Bolivar’s Ghosts in Latin America

In May 2008, Ted Piccone joined the Brookings Institution as senior fellow and deputy director of Foreign Policy. Bolivar’s Ghosts was reprinted with permission of Democracy: A Journal of Ideas.


Magical realism, in which the beautiful collides with the terrifying and the mundane intersects with the fantastical, is the defining style in Latin American literature. It seems to have a fair hold on the continent’s politics, too. These days, a contentious and at times violent debate is underway from Puerto Vallarta to Puerto Montt over the destiny of a vastly complex, bountiful yet impoverished region of 560 million people. Like a Borges novel, the Latin American electorate resists easy explanation or categorization. Thirteen elections in 2006-2007 failed to answer the simple question: Is Latin America the home of free-market democracy or the bastion of populist autocracy? It is both, of course, and everything in between.

In Forgotten Continent: The Battle for Latin America’s Soul, Michael Reid, the Economist’s editor for the Americas, has amassed an impressive body of statistics, anecdotes, and arguments to help us understand better, if incompletely, the conundrum of Latin America. As a heavy consumer of daily intelligence during my role as a director of the National Security Council in the 1990s, I can appreciate the enormous task the author undertook to piece together nearly two centuries of historical material into a compelling and astute narrative of the roots and prospects of capitalism and self-rule in the Americas. He has done an outstanding job; only a well-seasoned journalist steeped in the drama of the region during these last 25 years could pull off the rich blend of story-telling and rational behind-the-headlines analysis offered here. But despite the wealth of information presented, the book ends up where it began, with more questions than answers about the state of capitalist democracy in a part of the world still largely unknown to outsiders.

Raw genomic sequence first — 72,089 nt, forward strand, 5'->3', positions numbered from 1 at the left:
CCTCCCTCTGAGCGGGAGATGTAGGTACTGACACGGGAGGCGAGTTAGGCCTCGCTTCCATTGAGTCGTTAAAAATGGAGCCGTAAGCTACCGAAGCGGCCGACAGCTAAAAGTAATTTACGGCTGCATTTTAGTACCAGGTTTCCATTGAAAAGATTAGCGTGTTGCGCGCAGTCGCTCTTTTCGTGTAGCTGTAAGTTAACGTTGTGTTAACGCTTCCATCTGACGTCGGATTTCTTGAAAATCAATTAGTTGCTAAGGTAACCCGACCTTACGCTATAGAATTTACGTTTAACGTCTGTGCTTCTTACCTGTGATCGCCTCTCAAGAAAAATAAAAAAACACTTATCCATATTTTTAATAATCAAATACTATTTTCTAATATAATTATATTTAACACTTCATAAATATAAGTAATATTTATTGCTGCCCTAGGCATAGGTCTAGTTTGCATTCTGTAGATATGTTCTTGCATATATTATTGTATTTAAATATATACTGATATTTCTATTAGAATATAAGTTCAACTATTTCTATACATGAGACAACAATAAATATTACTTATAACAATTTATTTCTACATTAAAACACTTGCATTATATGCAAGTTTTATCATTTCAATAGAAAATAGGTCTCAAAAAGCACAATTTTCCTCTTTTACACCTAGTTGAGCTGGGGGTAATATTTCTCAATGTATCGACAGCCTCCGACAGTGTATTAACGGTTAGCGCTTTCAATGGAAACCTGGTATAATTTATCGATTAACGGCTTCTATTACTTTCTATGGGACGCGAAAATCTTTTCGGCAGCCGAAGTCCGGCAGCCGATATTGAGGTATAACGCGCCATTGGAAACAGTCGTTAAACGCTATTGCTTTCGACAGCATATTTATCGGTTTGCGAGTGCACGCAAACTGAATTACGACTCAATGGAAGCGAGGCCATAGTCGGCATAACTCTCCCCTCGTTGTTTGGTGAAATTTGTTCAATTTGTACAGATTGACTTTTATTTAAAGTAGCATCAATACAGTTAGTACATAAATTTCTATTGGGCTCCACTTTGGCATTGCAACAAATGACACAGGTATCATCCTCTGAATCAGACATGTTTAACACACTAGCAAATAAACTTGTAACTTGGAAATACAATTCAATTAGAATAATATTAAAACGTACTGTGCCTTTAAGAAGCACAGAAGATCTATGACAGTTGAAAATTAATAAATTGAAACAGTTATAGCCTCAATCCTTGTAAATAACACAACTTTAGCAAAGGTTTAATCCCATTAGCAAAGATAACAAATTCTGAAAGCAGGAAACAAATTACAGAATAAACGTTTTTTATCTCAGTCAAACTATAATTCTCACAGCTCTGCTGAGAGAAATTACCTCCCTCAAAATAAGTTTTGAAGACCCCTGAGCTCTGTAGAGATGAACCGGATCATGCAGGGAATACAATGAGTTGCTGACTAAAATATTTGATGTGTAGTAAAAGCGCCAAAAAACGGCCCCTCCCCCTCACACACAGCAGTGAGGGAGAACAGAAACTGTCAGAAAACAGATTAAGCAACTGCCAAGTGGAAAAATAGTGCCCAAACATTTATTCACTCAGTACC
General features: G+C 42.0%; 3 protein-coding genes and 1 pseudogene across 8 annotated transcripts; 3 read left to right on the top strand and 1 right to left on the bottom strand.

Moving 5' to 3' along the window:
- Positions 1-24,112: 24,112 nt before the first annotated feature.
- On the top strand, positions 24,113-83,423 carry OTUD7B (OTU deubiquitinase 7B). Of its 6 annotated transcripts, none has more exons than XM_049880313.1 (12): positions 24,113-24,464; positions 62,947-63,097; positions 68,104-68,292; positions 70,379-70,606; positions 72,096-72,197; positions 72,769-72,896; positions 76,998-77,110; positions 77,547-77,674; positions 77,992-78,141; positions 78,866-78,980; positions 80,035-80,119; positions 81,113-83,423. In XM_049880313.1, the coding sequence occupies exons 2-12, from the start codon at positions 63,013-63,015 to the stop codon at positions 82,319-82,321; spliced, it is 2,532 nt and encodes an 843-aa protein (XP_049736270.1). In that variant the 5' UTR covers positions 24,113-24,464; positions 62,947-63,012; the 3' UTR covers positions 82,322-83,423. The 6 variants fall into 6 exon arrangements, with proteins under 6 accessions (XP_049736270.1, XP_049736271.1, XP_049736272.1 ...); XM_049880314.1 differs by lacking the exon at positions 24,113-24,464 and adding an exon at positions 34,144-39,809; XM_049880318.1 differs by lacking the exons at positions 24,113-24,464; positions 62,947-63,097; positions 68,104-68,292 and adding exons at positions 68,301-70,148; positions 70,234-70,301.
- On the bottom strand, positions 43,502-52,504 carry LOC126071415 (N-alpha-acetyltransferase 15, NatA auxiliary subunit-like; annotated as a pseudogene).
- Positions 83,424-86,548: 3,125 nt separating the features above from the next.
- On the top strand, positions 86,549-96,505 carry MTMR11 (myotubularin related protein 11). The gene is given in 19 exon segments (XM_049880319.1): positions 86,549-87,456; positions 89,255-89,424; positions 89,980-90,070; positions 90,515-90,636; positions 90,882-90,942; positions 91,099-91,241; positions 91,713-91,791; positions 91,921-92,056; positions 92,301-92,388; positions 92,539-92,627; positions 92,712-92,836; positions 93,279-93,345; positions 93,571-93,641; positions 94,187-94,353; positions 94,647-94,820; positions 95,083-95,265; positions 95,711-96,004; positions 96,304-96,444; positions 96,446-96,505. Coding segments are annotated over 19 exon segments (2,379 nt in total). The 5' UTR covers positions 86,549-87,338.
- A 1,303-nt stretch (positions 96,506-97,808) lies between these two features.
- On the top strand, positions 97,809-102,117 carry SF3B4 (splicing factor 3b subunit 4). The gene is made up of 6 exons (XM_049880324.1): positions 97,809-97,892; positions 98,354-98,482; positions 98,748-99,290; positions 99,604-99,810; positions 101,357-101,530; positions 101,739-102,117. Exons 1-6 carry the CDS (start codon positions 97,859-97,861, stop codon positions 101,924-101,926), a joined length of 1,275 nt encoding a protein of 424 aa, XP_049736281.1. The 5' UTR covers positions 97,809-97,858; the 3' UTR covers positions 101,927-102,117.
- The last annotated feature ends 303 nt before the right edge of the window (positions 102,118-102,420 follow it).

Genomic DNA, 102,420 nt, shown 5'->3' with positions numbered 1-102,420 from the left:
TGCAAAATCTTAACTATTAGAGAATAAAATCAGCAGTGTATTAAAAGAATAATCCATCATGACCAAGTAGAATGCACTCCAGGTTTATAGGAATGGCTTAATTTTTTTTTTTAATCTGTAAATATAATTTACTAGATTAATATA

But it’s hard to blame him. The reality of the booming Latin America of today is as confounding as the crisis years at the turn of the millennium. What’s different now from the lost years of the 1998—2003 economic downturn, as Reid points out, is a sense of cautious optimism brewing in the hemisphere; according to a new Gallup International poll, Latin Americans were the most optimistic of any regional group in the world about the new year. The same cannot be said, however, about the prospects of improving U.S. relations with the continent, at least while George W. Bush is in the White House. Experts in Washington, quick to lament the harmful missteps of the current administration (especially its first term), are scratching their heads about how the next president should address the real challenges posed by our southern neighbors. But Reid’s history, if unintentionally, makes the course clear: What Washington needs is a raft of new policies that draw on a more dynamic understanding of the hemisphere.